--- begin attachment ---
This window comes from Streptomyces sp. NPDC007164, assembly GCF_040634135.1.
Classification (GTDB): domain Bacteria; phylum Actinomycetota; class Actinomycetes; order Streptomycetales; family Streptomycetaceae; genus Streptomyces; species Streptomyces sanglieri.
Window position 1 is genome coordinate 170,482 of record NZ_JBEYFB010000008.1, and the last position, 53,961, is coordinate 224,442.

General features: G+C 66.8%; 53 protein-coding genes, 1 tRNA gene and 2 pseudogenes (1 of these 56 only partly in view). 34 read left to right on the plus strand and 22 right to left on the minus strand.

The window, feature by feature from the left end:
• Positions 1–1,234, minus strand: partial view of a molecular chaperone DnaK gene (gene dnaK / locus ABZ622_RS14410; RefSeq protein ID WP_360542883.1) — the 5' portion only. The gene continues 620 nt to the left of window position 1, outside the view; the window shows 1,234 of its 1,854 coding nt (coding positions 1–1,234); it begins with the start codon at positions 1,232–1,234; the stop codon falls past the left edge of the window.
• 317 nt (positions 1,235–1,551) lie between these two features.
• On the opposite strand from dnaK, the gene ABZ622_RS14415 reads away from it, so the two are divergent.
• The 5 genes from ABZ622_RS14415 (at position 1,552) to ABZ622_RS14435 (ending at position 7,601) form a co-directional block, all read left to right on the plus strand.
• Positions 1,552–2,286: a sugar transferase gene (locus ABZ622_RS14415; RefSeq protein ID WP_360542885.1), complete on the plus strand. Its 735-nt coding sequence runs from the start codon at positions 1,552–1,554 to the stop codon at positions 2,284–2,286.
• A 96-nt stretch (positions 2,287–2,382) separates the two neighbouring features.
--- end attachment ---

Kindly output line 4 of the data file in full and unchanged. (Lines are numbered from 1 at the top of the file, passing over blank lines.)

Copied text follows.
General features: G+C 66.8%; 53 protein-coding genes, 1 tRNA gene and 2 pseudogenes (1 of these 56 only partly in view). 34 read left to right on the plus strand and 22 right to left on the minus strand.